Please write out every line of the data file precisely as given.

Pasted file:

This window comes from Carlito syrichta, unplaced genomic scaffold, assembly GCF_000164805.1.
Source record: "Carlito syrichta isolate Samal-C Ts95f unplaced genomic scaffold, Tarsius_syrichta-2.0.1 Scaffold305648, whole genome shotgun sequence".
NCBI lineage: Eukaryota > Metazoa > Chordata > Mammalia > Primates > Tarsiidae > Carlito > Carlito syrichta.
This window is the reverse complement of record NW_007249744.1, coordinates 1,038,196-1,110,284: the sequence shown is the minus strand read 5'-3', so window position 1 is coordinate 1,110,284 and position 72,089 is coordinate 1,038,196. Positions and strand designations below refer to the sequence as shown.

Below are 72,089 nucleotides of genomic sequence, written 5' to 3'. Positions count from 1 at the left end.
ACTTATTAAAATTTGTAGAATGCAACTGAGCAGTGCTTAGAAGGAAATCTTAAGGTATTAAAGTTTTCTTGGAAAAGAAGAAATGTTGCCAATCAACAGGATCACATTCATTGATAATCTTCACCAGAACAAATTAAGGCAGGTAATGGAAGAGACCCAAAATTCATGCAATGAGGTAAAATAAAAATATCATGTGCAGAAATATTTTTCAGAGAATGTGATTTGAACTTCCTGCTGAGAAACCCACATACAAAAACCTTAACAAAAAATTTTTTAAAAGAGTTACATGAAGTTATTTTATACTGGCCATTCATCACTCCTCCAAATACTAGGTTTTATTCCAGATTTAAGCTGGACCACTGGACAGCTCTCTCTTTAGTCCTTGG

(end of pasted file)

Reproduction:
This window comes from Carlito syrichta, unplaced genomic scaffold, assembly GCF_000164805.1.
Source record: "Carlito syrichta isolate Samal-C Ts95f unplaced genomic scaffold, Tarsius_syrichta-2.0.1 Scaffold305648, whole genome shotgun sequence".
NCBI lineage: Eukaryota > Metazoa > Chordata > Mammalia > Primates > Tarsiidae > Carlito > Carlito syrichta.
This window is the reverse complement of record NW_007249744.1, coordinates 1,038,196-1,110,284: the sequence shown is the minus strand read 5'-3', so window position 1 is coordinate 1,110,284 and position 72,089 is coordinate 1,038,196. Positions and strand designations below refer to the sequence as shown.

Below are 72,089 nucleotides of genomic sequence, written 5' to 3'. Positions count from 1 at the left end.
ACTTATTAAAATTTGTAGAATGCAACTGAGCAGTGCTTAGAAGGAAATCTTAAGGTATTAAAGTTTTCTTGGAAAAGAAGAAATGTTGCCAATCAACAGGATCACATTCATTGATAATCTTCACCAGAACAAATTAAGGCAGGTAATGGAAGAGACCCAAAATTCATGCAATGAGGTAAAATAAAAATATCATGTGCAGAAATATTTTTCAGAGAATGTGATTTGAACTTCCTGCTGAGAAACCCACATACAAAAACCTTAACAAAAAATTTTTTAAAAGAGTTACATGAAGTTATTTTATACTGGCCATTCATCACTCCTCCAAATACTAGGTTTTATTCCAGATTTAAGCTGGACCACTGGACAGCTCTCTCTTTAGTCCTTGG